Tuesday, 9 August 2011

Raja Rammohan Roy

Raja Rammohan Roy : A True Social ReformerRaja Rammohan Roy was born in 1774 in a rich but orthodox Brahmin family.  Since childhood, he was opposed to orthodoxy and superstition.  At the age of 35, in 1809, he wrote a small book in Persian, “Tuk fat-ul-Muvahiddin”, ‘Gift to Monotheists’ in which he condemned idol-worship and appreciated monotheism.
Raja Rammohan Roy was a great scholar who knew over a dozen languages including Sanskrit, Persian, Arabic, English, French, Latin, Greek and Hebrew. 
In 1805, he joined the service of East India Company and served the company for 10 years.  After that, he devoted his life for the welfare of humanity.  He settled in Calcutta in 1814 and soon attracted a band of young men with whose cooperation  he started, ‘Atmiya Sabha’.  In order to protect the Hindu religion, he founded the ‘Brahmo Sabha’ in 1829 which was later on known as the ‘Brahmo Samaj.’
Rammohan Roy translated the various sacred texts and reinterpreted them to defend his stand on social and religious problems. His attack on orthodox Hindu customs was not due to any narrow sectarian bias or dogmatism, but guided by his desire to reform Hinduism of superstitions and priestcrafts that had developed during the centuries of ignorance.
Rammohan was dead against idol worship.  According to him, idolatry in Hinduism was the main cause of useless and costly ceremonies. 
On the basis of his personal studies of the Hindu scriptures, he said that Hinduism was different from what was interpreted by the priests.  According to him, the Upanishads sought to liberate the soul from the vicious chains of superstitions. In his desire to purify Hinduism, he wanted to remove the barriers between it and other religions. He seriously considered a universal religion which would one day be accepted by the whole of mankind.
He was the creator of Indian Press.  Samachar Darpan, the weekly he brought out, the first of its kind, helped his generation to know western literature and science, and that, in turn, paved the way for the growth of Indian literature, and in building up a scientific outlook and temperament in Indians.  The modernising influence of this weekly on other Indian languages was instant and everlasting.
The fact that Akbar II, son of Shah Alam, deputed Roy as his envoy to the court of St. James and the fact that, despite the opposition of the Governor-General, Akbar II conferred on Roy the title Raja proved in how high esteem he was held. 
It was the recognition of his sparkling intellectual qualities and integrity that Jermey Bentham addressed him as the “Collaborator in the service of mankind”. 
As Max Muller put it, “Roy was the first who came from the East to the West, the first to join hands and complete that circle through which, like an electric current, Oriental thought could run to the West and Western thought return to the East.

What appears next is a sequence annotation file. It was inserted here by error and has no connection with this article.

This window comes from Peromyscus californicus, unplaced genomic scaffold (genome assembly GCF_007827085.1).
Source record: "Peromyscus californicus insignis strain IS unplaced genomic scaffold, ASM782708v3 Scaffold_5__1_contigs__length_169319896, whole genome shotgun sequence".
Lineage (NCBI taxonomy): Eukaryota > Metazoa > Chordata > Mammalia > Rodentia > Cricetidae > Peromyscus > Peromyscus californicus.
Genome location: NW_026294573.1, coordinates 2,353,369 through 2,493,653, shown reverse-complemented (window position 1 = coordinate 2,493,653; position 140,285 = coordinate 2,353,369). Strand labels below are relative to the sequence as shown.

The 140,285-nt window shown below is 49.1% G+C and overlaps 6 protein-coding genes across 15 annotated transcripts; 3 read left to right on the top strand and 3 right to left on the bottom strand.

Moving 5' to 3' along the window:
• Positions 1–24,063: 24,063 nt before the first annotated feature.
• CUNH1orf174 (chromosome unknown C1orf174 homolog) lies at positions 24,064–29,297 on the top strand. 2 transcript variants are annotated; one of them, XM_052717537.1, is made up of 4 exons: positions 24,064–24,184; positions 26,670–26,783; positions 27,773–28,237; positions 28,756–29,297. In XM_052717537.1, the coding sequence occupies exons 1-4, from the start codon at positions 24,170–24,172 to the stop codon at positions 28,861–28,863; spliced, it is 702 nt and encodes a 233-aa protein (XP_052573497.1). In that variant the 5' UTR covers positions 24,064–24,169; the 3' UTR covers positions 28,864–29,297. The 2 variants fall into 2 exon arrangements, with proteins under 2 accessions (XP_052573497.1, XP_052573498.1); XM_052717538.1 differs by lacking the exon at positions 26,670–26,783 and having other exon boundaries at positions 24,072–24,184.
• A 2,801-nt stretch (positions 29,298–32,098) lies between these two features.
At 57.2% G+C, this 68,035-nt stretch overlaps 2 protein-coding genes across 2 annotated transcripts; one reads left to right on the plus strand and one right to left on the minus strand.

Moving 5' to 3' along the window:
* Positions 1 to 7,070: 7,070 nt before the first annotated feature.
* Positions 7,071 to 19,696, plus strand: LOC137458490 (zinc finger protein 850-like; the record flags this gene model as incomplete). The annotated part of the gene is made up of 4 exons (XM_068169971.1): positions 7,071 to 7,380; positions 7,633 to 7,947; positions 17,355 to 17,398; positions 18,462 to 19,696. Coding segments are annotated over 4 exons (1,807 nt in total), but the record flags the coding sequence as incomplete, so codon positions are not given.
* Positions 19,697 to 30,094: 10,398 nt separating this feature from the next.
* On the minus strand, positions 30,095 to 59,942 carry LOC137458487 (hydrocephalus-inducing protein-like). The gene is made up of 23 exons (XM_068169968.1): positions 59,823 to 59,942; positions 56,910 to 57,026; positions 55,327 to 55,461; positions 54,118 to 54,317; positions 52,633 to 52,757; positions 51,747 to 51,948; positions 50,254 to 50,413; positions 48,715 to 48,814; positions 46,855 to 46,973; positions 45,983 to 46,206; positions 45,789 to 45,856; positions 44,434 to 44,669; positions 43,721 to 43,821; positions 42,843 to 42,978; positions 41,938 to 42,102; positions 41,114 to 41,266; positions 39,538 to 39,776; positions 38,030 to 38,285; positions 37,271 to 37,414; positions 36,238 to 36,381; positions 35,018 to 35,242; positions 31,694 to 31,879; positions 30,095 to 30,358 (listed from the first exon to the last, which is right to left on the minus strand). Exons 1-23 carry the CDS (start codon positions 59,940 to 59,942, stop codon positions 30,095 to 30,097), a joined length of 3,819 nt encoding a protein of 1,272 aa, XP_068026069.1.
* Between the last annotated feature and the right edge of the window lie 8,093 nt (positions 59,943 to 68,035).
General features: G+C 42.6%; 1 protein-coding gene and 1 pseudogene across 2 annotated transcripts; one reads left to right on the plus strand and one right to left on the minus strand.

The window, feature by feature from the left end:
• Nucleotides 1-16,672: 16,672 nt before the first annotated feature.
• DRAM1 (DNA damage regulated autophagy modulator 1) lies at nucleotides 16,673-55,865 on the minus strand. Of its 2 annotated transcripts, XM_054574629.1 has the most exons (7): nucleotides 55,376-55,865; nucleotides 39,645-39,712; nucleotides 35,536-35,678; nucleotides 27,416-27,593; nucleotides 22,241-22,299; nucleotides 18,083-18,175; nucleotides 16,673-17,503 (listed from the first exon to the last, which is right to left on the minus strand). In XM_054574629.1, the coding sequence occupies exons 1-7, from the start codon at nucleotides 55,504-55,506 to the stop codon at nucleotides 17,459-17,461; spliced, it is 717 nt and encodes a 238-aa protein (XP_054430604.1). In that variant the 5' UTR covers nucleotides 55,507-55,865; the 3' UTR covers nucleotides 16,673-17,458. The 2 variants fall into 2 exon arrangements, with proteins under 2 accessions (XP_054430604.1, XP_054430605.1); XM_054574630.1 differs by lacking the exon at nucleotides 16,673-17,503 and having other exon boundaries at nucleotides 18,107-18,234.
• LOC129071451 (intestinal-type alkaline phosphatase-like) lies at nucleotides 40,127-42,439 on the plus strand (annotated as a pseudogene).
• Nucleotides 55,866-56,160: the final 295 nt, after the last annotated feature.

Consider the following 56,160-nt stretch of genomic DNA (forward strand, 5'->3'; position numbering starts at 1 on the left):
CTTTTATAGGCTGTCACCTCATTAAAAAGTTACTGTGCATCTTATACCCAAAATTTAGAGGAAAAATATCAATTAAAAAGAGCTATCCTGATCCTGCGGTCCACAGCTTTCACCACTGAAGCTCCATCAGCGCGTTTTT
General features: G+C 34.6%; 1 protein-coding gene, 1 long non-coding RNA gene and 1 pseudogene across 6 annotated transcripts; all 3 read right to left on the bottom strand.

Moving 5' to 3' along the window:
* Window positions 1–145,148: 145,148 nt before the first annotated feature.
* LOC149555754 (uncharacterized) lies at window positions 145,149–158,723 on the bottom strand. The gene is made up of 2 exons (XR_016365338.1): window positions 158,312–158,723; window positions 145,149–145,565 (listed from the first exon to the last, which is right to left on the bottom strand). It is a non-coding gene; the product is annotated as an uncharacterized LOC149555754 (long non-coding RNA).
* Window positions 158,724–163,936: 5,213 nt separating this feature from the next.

Raja Rammohan Roy’s life itself was an act of bridging the gap between India and Europe.  He breathed his last at Bristol in 1833 at the end of an eventful life dedicated to the reawakening and reformation of India.  He taught that “the ideal of human civilisation does not lie in the isolation of independence, but in the brotherhood or interdependence of individual as well as nations in all spheres of thought and activity.” 
 ‘Brahmo Samaj’ believed in one God and discouraged idol-worship.  He criticised the priestly class who were responsible for all the rituals.  Roy raised his voice against social ills such as Sati, child marriage, polygamy, etc.  He was against  purdah system and widowhood. He supported widow-remarriage and strived to earn high position for women in the Hindu society.  It was through his efforts that Lord William Bentick declared the practice of Sati as illegal in 1829.  Besides, he also strived to abolish untouchability and human sacrifice.  He wanted to eradicate superstitions and useless rituals.  He, therefore, co-operated with William Bentinck in propagating Western education in India.
Raja Rammohan Roy was the first great thinker of modern India who urged social and religious reforms on rational principles.  His place as the first builder of a new and renascent India is beautifully described by Ms. Sophia Collett in the following words:
“Rammohan Roy stands in history as the living bridge over which India marches from her unmeasured past to her incalculable future.  He was the mediator of his people, harmonising in his own person, often by means of his solitary suffering, the conflicting tendencies of immemorial tradition and an inevitable enlightenment.”
Article by : Kuldeep Kumar
Source: Bhavan's Journal 31 January 2007
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